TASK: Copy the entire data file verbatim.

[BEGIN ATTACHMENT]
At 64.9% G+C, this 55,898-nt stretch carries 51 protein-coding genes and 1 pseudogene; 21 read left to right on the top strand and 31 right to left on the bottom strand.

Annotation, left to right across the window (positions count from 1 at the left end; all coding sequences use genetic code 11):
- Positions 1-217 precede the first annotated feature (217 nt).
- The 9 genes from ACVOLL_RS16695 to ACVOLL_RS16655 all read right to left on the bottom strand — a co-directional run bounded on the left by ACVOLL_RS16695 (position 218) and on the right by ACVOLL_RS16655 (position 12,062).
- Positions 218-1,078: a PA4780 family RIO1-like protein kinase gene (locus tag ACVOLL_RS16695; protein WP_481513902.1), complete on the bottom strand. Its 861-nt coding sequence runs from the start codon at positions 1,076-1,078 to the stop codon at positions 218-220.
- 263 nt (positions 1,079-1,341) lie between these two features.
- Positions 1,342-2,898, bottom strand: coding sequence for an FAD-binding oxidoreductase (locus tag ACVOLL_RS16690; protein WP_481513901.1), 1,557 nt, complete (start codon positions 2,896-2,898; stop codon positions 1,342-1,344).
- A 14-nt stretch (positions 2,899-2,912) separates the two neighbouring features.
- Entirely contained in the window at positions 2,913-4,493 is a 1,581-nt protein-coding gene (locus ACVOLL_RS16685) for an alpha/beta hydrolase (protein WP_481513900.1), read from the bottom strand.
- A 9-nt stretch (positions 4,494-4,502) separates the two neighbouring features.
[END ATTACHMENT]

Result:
At 64.9% G+C, this 55,898-nt stretch carries 51 protein-coding genes and 1 pseudogene; 21 read left to right on the top strand and 31 right to left on the bottom strand.

Annotation, left to right across the window (positions count from 1 at the left end; all coding sequences use genetic code 11):
- Positions 1-217 precede the first annotated feature (217 nt).
- The 9 genes from ACVOLL_RS16695 to ACVOLL_RS16655 all read right to left on the bottom strand — a co-directional run bounded on the left by ACVOLL_RS16695 (position 218) and on the right by ACVOLL_RS16655 (position 12,062).
- Positions 218-1,078: a PA4780 family RIO1-like protein kinase gene (locus tag ACVOLL_RS16695; protein WP_481513902.1), complete on the bottom strand. Its 861-nt coding sequence runs from the start codon at positions 1,076-1,078 to the stop codon at positions 218-220.
- 263 nt (positions 1,079-1,341) lie between these two features.
- Positions 1,342-2,898, bottom strand: coding sequence for an FAD-binding oxidoreductase (locus tag ACVOLL_RS16690; protein WP_481513901.1), 1,557 nt, complete (start codon positions 2,896-2,898; stop codon positions 1,342-1,344).
- A 14-nt stretch (positions 2,899-2,912) separates the two neighbouring features.
- Entirely contained in the window at positions 2,913-4,493 is a 1,581-nt protein-coding gene (locus ACVOLL_RS16685) for an alpha/beta hydrolase (protein WP_481513900.1), read from the bottom strand.
- A 9-nt stretch (positions 4,494-4,502) separates the two neighbouring features.